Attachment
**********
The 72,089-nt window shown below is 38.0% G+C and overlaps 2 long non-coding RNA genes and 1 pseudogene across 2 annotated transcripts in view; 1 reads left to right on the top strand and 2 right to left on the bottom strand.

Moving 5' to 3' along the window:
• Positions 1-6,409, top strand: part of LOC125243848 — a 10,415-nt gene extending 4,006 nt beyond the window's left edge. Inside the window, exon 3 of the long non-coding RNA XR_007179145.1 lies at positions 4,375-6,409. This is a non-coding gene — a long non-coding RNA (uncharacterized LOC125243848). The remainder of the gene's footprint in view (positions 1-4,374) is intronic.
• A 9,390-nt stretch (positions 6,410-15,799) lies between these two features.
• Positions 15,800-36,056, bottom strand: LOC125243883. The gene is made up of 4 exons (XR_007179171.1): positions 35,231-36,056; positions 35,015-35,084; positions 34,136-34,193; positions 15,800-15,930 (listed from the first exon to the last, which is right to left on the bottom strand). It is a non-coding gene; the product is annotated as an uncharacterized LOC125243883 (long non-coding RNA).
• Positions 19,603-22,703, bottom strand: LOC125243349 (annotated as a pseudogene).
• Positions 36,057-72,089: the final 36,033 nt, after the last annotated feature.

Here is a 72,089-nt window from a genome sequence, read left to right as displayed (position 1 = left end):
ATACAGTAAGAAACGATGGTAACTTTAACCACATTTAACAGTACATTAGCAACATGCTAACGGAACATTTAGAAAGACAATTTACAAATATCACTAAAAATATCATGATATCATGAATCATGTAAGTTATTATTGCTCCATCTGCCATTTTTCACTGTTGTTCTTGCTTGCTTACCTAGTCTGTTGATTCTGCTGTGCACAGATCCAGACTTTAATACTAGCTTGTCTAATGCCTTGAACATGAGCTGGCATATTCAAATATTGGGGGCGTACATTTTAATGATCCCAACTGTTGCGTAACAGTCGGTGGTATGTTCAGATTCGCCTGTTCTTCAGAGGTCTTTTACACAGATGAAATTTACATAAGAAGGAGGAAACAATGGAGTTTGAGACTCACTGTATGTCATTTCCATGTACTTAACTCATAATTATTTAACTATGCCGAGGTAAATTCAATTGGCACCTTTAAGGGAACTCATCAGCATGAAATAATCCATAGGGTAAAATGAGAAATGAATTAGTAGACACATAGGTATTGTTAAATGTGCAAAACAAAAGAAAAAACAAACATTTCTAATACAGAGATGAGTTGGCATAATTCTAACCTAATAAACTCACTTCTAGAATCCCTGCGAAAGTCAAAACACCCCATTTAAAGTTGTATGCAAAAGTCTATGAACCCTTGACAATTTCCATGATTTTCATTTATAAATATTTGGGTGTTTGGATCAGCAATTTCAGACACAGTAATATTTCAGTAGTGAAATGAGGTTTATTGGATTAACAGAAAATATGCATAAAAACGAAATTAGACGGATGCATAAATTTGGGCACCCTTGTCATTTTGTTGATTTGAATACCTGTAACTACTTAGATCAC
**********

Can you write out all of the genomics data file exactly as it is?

The 72,089-nt window shown below is 38.0% G+C and overlaps 2 long non-coding RNA genes and 1 pseudogene across 2 annotated transcripts in view; 1 reads left to right on the top strand and 2 right to left on the bottom strand.

Moving 5' to 3' along the window:
• Positions 1-6,409, top strand: part of LOC125243848 — a 10,415-nt gene extending 4,006 nt beyond the window's left edge. Inside the window, exon 3 of the long non-coding RNA XR_007179145.1 lies at positions 4,375-6,409. This is a non-coding gene — a long non-coding RNA (uncharacterized LOC125243848). The remainder of the gene's footprint in view (positions 1-4,374) is intronic.
• A 9,390-nt stretch (positions 6,410-15,799) lies between these two features.
• Positions 15,800-36,056, bottom strand: LOC125243883. The gene is made up of 4 exons (XR_007179171.1): positions 35,231-36,056; positions 35,015-35,084; positions 34,136-34,193; positions 15,800-15,930 (listed from the first exon to the last, which is right to left on the bottom strand). It is a non-coding gene; the product is annotated as an uncharacterized LOC125243883 (long non-coding RNA).
• Positions 19,603-22,703, bottom strand: LOC125243349 (annotated as a pseudogene).
• Positions 36,057-72,089: the final 36,033 nt, after the last annotated feature.

Here is a 72,089-nt window from a genome sequence, read left to right as displayed (position 1 = left end):
ATACAGTAAGAAACGATGGTAACTTTAACCACATTTAACAGTACATTAGCAACATGCTAACGGAACATTTAGAAAGACAATTTACAAATATCACTAAAAATATCATGATATCATGAATCATGTAAGTTATTATTGCTCCATCTGCCATTTTTCACTGTTGTTCTTGCTTGCTTACCTAGTCTGTTGATTCTGCTGTGCACAGATCCAGACTTTAATACTAGCTTGTCTAATGCCTTGAACATGAGCTGGCATATTCAAATATTGGGGGCGTACATTTTAATGATCCCAACTGTTGCGTAACAGTCGGTGGTATGTTCAGATTCGCCTGTTCTTCAGAGGTCTTTTACACAGATGAAATTTACATAAGAAGGAGGAAACAATGGAGTTTGAGACTCACTGTATGTCATTTCCATGTACTTAACTCATAATTATTTAACTATGCCGAGGTAAATTCAATTGGCACCTTTAAGGGAACTCATCAGCATGAAATAATCCATAGGGTAAAATGAGAAATGAATTAGTAGACACATAGGTATTGTTAAATGTGCAAAACAAAAGAAAAAACAAACATTTCTAATACAGAGATGAGTTGGCATAATTCTAACCTAATAAACTCACTTCTAGAATCCCTGCGAAAGTCAAAACACCCCATTTAAAGTTGTATGCAAAAGTCTATGAACCCTTGACAATTTCCATGATTTTCATTTATAAATATTTGGGTGTTTGGATCAGCAATTTCAGACACAGTAATATTTCAGTAGTGAAATGAGGTTTATTGGATTAACAGAAAATATGCATAAAAACGAAATTAGACGGATGCATAAATTTGGGCACCCTTGTCATTTTGTTGATTTGAATACCTGTAACTACTTAGATCAC